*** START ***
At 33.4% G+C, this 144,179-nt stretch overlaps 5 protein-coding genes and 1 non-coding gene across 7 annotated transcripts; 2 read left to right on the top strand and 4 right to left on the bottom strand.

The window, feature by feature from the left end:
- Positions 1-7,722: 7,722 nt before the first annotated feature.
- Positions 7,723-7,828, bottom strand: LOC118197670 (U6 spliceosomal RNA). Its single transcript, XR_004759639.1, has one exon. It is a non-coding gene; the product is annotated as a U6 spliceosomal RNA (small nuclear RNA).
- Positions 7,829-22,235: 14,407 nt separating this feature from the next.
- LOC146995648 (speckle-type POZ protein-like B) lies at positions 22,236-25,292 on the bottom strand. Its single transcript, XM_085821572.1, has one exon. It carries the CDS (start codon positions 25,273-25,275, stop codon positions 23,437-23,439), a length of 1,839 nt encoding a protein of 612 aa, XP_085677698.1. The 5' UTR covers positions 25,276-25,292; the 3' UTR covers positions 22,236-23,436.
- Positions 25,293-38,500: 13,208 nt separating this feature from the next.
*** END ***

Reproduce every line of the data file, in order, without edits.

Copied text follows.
At 33.4% G+C, this 144,179-nt stretch overlaps 5 protein-coding genes and 1 non-coding gene across 7 annotated transcripts; 2 read left to right on the top strand and 4 right to left on the bottom strand.

The window, feature by feature from the left end:
- Positions 1-7,722: 7,722 nt before the first annotated feature.
- Positions 7,723-7,828, bottom strand: LOC118197670 (U6 spliceosomal RNA). Its single transcript, XR_004759639.1, has one exon. It is a non-coding gene; the product is annotated as a U6 spliceosomal RNA (small nuclear RNA).
- Positions 7,829-22,235: 14,407 nt separating this feature from the next.
- LOC146995648 (speckle-type POZ protein-like B) lies at positions 22,236-25,292 on the bottom strand. Its single transcript, XM_085821572.1, has one exon. It carries the CDS (start codon positions 25,273-25,275, stop codon positions 23,437-23,439), a length of 1,839 nt encoding a protein of 612 aa, XP_085677698.1. The 5' UTR covers positions 25,276-25,292; the 3' UTR covers positions 22,236-23,436.
- Positions 25,293-38,500: 13,208 nt separating this feature from the next.